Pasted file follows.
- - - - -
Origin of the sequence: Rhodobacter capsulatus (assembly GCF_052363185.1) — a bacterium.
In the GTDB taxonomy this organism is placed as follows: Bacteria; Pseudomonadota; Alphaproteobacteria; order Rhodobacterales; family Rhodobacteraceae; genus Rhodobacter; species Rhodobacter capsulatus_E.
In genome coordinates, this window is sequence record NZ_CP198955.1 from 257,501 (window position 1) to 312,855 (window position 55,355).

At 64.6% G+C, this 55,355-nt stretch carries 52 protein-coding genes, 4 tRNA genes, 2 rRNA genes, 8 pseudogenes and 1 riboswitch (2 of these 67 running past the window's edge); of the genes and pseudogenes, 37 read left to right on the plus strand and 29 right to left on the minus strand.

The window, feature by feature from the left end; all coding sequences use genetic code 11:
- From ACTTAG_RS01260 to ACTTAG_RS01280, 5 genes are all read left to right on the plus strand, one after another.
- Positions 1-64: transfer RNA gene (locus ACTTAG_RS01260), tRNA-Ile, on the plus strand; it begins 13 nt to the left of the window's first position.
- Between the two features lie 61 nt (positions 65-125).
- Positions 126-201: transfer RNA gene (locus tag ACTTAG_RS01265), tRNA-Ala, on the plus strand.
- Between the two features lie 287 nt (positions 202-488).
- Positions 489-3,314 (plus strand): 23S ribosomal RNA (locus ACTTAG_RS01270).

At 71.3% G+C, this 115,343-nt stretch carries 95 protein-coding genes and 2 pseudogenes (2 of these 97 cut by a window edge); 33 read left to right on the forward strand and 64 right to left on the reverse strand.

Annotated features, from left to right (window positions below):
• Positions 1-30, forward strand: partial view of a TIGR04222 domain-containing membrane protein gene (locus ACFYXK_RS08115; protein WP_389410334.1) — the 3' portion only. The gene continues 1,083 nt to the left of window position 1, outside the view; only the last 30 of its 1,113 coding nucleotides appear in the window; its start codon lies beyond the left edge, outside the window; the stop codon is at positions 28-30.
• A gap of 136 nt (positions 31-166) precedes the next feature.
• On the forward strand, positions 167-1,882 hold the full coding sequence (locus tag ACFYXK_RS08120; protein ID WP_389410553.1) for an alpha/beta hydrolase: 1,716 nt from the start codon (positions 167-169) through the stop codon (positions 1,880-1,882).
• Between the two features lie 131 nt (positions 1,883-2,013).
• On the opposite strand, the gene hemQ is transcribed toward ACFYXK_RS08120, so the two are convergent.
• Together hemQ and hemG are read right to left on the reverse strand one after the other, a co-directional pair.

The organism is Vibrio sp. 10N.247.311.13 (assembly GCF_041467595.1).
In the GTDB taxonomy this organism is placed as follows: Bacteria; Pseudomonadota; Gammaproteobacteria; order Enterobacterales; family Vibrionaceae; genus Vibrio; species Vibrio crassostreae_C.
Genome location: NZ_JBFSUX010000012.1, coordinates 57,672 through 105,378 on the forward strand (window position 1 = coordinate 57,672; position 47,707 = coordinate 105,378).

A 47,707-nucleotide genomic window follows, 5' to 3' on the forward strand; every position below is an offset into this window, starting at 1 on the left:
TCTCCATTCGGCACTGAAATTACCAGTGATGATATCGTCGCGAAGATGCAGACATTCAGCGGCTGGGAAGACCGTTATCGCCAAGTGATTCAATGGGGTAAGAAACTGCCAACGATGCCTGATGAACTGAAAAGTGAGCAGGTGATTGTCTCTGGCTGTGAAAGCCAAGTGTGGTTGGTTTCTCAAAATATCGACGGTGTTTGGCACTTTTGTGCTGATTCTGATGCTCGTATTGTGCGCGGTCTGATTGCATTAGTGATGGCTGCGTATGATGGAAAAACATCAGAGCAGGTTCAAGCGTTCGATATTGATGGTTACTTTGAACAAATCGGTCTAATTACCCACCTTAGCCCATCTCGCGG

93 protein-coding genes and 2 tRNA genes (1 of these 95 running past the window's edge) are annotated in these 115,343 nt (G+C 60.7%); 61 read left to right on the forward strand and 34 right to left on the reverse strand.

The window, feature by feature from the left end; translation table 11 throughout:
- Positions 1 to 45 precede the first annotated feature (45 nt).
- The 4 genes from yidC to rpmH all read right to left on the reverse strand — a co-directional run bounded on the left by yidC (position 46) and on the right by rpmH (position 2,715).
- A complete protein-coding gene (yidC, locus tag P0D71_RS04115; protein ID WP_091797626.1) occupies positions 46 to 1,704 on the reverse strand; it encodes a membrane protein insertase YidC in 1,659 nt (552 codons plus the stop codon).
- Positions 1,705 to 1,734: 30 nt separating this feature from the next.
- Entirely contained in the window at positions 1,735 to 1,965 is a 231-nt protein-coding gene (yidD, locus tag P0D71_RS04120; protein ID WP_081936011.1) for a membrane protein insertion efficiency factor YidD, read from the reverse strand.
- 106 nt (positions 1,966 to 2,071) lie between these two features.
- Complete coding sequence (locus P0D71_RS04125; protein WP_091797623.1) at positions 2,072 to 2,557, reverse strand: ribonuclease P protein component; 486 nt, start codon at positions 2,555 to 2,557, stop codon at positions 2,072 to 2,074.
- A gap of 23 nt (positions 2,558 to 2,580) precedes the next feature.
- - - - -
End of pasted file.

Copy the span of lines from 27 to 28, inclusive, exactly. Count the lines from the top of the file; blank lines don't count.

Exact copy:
- Positions 1 to 45 precede the first annotated feature (45 nt).
- The 4 genes from yidC to rpmH all read right to left on the reverse strand — a co-directional run bounded on the left by yidC (position 46) and on the right by rpmH (position 2,715).